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The Fight to Restore Initiative 77 Gets Organized

A group of activists is announcing their bid to restore a higher minimum wage for tipped workers in D.C.

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Reverend Graylan Hagler, shown here during a roundtable discussion in which he argued to change the name of the Washington Redskins, is a spokesman for the movement to bring back a higher minimum wage for tipped workers in D.C.
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Shepherded by a D.C. pastor, activists are gathering this morning in Southeast to announce the formation of a group that will push a public referendum to block the D.C. Council’s decision to repeal Initiative 77, the voter-approved effort to raise the minimum wage for tipped workers in Washington.

Local NPR affiliate WAMU reports that the group, spearheaded by Reverend Graylan Hagler of Plymouth United Church of Christ in Northeast, is calling itself, “Save Our Vote, No Repeal of I77.” Working in concert with Restaurant Opportunities Centers United, the group has a news conference planned this morning outside the DC Office of Campaign Finance in Navy Yard.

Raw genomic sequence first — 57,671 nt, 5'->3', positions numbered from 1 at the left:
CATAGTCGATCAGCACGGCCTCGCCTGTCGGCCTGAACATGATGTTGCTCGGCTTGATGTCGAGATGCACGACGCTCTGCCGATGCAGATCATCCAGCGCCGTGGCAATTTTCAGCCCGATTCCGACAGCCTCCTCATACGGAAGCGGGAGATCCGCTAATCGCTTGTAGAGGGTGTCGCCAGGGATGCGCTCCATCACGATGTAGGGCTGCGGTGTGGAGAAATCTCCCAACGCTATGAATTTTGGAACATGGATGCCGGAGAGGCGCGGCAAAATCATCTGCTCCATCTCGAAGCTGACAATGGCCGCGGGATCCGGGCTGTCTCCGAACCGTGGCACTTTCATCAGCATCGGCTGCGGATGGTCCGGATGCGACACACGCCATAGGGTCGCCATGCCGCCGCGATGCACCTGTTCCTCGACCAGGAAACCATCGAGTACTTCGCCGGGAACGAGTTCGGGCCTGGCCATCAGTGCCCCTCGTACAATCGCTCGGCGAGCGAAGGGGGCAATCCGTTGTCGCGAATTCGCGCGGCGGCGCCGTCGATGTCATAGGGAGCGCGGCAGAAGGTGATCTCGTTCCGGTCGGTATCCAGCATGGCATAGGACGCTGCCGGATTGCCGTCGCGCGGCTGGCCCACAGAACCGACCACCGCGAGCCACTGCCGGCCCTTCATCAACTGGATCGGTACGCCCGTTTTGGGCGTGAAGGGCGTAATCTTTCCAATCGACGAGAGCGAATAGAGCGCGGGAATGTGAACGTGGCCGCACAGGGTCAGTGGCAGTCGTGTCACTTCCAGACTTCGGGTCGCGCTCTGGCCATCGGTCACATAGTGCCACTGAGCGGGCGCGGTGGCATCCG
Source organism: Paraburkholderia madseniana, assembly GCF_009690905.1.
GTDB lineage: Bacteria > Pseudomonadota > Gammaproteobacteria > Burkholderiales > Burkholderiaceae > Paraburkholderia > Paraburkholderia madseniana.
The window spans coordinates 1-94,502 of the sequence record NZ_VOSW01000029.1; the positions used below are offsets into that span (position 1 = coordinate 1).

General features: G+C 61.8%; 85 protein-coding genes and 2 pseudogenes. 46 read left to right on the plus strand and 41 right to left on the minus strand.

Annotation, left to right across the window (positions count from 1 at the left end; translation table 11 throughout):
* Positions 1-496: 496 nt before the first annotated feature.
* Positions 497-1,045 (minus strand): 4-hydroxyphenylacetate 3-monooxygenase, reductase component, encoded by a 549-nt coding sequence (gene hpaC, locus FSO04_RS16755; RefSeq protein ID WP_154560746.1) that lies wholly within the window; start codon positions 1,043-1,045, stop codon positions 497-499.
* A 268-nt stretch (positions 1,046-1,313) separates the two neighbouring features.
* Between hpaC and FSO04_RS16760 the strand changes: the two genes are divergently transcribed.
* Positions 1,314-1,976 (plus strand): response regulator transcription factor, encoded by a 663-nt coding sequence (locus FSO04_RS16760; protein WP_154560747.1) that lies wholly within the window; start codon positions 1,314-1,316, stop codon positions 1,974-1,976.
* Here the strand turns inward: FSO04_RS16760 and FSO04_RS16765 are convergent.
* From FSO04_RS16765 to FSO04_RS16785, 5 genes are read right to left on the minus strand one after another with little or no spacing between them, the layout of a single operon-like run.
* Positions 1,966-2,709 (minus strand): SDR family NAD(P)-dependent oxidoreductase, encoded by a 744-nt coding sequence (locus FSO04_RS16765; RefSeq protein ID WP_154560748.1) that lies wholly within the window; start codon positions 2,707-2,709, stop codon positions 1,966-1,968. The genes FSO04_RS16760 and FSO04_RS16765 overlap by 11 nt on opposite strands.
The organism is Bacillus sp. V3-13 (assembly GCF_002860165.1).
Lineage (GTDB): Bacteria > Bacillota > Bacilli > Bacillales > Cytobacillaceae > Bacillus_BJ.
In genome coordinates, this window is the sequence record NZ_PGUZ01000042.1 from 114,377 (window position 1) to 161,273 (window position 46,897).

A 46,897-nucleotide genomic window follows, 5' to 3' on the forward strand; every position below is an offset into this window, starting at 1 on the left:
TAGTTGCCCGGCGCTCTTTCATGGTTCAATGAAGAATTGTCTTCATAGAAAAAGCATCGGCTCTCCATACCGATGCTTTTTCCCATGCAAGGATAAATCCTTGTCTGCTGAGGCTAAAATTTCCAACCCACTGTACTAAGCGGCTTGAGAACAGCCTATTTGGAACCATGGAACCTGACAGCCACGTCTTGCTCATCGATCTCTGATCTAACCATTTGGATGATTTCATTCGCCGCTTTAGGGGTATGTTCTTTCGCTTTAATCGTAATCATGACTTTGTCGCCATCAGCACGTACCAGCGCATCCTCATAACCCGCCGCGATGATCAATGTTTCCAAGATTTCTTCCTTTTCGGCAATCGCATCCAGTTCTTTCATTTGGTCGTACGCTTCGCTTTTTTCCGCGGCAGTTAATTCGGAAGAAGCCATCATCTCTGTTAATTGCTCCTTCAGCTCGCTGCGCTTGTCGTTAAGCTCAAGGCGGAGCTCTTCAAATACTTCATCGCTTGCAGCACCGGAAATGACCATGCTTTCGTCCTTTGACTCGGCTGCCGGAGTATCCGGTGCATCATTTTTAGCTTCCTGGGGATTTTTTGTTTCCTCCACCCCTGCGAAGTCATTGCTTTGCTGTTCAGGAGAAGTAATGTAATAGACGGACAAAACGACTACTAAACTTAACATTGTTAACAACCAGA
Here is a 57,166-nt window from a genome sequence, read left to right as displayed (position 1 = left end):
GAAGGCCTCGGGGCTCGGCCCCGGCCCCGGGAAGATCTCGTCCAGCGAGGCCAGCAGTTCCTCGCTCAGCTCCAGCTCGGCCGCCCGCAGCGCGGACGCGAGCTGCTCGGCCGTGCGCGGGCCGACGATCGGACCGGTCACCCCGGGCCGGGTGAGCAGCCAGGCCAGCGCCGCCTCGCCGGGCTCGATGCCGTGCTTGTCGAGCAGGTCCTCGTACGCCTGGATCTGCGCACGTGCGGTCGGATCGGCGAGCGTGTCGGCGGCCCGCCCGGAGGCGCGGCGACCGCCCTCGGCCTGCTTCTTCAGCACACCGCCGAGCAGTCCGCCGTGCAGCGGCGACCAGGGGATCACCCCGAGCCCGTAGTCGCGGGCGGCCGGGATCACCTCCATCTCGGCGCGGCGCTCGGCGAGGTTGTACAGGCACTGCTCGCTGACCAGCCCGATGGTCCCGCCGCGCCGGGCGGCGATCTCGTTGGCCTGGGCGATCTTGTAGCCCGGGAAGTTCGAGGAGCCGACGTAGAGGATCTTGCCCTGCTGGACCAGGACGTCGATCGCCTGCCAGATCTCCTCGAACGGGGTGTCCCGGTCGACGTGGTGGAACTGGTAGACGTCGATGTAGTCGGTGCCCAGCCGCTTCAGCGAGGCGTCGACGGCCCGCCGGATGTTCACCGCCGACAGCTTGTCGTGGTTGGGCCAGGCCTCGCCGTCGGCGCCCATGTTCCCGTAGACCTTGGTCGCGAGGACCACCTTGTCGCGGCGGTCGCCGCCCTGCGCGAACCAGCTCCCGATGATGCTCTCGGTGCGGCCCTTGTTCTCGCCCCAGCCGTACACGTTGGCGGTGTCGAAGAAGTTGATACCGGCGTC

At issue is the D.C. Council’s ability to overturn the voice of the voters. A referendum to reverse the repeal would need roughly 25,000 voter signatures to get on a ballot, according to WAMU. Hagler had this to say to the news outlet:

“We’re fighting voter suppression all across the country in this era of Trump, and here we are in Washington, D.C. not only doing voter suppression, but voter nullification. Enough is enough, and we need to draw a line in the sand and say to the Council that you can’t keep doing this.”

In June, 56 percent of voters approved Initiative 77, which would have gradually raised the minimum wage for tipped workers from $3.89 an hour (plus gratuities) to the D.C. standard for other workers, which is $13.25 today.

The Restaurant Association of Metropolitan Washington, along with many restaurant owners and service workers, opposes a raised minimum tipped wage because they believe it could raise the cost of operations to prohibitive levels, potentially forcing closures and the loss of jobs as well as removing the incentive for customers to tip.

Critics of tipping argue that it reinforces misogyny, racism and classism.